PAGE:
Jeanine Brown sat next to the disconnected phone at her desk in the Writing Lab. She hasn’t had a phone there for a year.
“I’ve been told there’s one person who’s responsible for all the phones on campus,” she said. “One person.”
She has tried to track that person down before, but had little luck. She relies on communication mostly through email on her personal laptop now. She used to have her own office computer, but not this semester.
This is only a small part of the broader effects budget cuts have had on the Writing Lab.
Jeanine Brown, the Writing Lab’s only staff member, is set to retire in the fall. Due to the administration’s decision to freeze hiring at Pierce, there will not be a staff member to replace her, and the Writing Lab will most likely go with her.
Brown first started her work at Pierce in 1989, and she taught for three years before working in the Writing Lab. In 1993, she became part of the permanent staff, she said. Her former colleague, Bonnie Rapp, retired last year after teaching at the Writing Lab for 30 years.
Due to the hiring freeze, Rapp was not replaced, and Brown now runs the Writing Lab herself. Her partner’s retirement has put a strain on her, she said.
“I love the work, but it is a two person job,” she said.
Richard Follett, professor of English, teaches an English 28 class and asks many of his students to get help at the Writing Lab. Coupled with the announced elimination of student tutors, he believes students will have fewer resources if they want to improve their writing.
Besides seeing himself and other professors devoting more one-on-one time to students, the only other option he sees for students is to work in study groups, he said.
“They’ll have to rely on each other, and I don’t know how that’s going to work,” Follett said.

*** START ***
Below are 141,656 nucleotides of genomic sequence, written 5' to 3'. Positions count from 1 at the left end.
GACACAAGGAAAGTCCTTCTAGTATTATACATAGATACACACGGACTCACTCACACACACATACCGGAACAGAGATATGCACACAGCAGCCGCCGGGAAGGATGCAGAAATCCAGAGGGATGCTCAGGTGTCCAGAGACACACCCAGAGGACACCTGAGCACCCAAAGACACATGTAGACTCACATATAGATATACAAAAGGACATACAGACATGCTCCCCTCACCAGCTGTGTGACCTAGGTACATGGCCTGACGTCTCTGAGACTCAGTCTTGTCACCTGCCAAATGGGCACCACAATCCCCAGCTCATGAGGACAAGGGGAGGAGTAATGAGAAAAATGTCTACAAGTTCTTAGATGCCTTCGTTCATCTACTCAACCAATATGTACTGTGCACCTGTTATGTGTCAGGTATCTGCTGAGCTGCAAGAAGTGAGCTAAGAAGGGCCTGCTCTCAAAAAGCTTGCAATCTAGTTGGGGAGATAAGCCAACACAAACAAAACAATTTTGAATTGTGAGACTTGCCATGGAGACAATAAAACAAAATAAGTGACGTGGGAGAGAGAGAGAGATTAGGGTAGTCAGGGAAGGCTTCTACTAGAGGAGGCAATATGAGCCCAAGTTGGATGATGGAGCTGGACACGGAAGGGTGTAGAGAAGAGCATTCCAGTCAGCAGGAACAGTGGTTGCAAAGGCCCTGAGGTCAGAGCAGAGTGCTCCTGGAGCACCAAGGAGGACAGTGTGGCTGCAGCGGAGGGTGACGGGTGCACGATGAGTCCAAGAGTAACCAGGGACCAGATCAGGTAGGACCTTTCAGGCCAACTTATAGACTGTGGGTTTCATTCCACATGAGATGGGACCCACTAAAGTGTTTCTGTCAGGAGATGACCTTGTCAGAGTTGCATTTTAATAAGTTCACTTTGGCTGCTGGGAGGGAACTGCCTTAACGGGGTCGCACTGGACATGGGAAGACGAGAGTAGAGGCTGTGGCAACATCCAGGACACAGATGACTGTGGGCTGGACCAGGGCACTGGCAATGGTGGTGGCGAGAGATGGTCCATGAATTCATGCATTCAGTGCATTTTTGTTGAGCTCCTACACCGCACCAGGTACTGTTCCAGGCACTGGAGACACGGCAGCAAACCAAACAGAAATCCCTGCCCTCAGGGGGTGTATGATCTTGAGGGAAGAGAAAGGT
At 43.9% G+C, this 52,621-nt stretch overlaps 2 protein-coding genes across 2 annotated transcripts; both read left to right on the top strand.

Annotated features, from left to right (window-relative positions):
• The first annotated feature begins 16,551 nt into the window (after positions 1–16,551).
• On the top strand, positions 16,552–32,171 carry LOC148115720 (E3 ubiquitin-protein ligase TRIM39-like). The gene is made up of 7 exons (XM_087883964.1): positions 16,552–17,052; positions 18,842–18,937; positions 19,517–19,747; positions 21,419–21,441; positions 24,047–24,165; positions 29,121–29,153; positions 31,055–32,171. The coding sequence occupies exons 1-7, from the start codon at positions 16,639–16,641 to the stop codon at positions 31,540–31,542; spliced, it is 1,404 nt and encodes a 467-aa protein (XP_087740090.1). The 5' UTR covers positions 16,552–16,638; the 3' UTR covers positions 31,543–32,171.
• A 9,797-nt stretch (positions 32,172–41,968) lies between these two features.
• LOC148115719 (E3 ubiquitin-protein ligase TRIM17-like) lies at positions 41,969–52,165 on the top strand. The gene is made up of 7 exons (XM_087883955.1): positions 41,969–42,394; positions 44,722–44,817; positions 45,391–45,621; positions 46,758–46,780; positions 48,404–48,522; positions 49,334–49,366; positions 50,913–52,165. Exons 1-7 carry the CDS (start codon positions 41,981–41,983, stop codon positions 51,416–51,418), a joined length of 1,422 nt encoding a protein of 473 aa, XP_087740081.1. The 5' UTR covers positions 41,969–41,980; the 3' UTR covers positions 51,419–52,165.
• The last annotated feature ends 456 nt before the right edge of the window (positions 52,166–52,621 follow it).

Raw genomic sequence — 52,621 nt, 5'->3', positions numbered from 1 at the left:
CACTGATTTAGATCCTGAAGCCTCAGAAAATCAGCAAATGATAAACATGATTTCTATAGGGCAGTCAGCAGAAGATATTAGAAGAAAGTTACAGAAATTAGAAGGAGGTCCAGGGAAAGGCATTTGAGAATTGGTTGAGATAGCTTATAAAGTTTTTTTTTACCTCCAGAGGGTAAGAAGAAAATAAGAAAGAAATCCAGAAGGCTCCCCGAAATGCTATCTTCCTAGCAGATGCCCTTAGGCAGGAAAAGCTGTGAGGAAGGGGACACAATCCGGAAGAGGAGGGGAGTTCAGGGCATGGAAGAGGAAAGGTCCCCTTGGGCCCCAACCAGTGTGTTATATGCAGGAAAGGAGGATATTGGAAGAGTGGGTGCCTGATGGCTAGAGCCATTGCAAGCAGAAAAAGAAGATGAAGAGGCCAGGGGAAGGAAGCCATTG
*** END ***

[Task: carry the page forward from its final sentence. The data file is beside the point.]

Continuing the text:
Compared to a university, where students can live on campus, students commuting to community colleges like Pierce will have it much harder to find time to work together, he said.
While Brown believes that students can definitely learn from each other, it’s not as valuable as professional tutoring, she said.
“You’re talking about the difference between someone who’s trained and someone who isn’t,” she said.
With basic English classes more full than ever, she believes students need more one-on-one time with instructors. Last semester, the Writing Lab took on 65 workshop appointments and 189 one-on-one appointments, she said.
“It seems to me that the students who need the help the most, are getting less support,” she said.
Adding to the increasing need is an increasing number of students taking on more work. She hasn’t seen so many classes before in which students work full-time, often to support their family, and still find time to go to school and tutoring, she said.
“A lot of the people that I see here are very serious, or they wouldn’t be coming here,” Brown said.
For that reason, she remains optimistic that students will find a way to seek out help, whether it is through low-price tutoring or through their peers.
She also speculates on whether the Writing Lab could return to its original setup, where it was entirely run by professors who donated their time.
“[Tough financial times have] happened before, and people find away to survive it,” she said. “And they will again. They have to.”
After retiring from the Writing Lab, Jeanine Brown plans on continuing to teach English.
The Writing Lab is currently located at the Village in room 8310B.